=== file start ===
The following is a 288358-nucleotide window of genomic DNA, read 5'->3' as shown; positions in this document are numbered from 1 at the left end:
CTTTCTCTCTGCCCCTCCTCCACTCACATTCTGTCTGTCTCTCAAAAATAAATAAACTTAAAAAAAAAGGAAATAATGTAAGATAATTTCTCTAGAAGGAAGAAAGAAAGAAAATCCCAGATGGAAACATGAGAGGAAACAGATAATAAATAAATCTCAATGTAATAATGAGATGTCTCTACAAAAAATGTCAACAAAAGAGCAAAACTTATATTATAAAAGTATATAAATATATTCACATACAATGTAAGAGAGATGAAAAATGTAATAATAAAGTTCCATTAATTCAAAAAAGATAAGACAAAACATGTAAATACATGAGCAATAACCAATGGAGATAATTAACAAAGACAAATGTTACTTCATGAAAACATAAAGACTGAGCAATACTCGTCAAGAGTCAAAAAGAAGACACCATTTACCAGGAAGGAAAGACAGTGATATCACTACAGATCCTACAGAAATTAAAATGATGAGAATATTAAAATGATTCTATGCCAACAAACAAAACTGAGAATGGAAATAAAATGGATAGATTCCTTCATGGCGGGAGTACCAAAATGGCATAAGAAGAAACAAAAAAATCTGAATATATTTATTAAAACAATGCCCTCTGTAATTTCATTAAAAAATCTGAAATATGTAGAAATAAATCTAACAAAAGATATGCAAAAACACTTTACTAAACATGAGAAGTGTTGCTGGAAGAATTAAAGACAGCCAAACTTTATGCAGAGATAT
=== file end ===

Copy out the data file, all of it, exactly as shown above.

The following is a 288358-nucleotide window of genomic DNA, read 5'->3' as shown; positions in this document are numbered from 1 at the left end:
CTTTCTCTCTGCCCCTCCTCCACTCACATTCTGTCTGTCTCTCAAAAATAAATAAACTTAAAAAAAAAGGAAATAATGTAAGATAATTTCTCTAGAAGGAAGAAAGAAAGAAAATCCCAGATGGAAACATGAGAGGAAACAGATAATAAATAAATCTCAATGTAATAATGAGATGTCTCTACAAAAAATGTCAACAAAAGAGCAAAACTTATATTATAAAAGTATATAAATATATTCACATACAATGTAAGAGAGATGAAAAATGTAATAATAAAGTTCCATTAATTCAAAAAAGATAAGACAAAACATGTAAATACATGAGCAATAACCAATGGAGATAATTAACAAAGACAAATGTTACTTCATGAAAACATAAAGACTGAGCAATACTCGTCAAGAGTCAAAAAGAAGACACCATTTACCAGGAAGGAAAGACAGTGATATCACTACAGATCCTACAGAAATTAAAATGATGAGAATATTAAAATGATTCTATGCCAACAAACAAAACTGAGAATGGAAATAAAATGGATAGATTCCTTCATGGCGGGAGTACCAAAATGGCATAAGAAGAAACAAAAAAATCTGAATATATTTATTAAAACAATGCCCTCTGTAATTTCATTAAAAAATCTGAAATATGTAGAAATAAATCTAACAAAAGATATGCAAAAACACTTTACTAAACATGAGAAGTGTTGCTGGAAGAATTAAAGACAGCCAAACTTTATGCAGAGATAT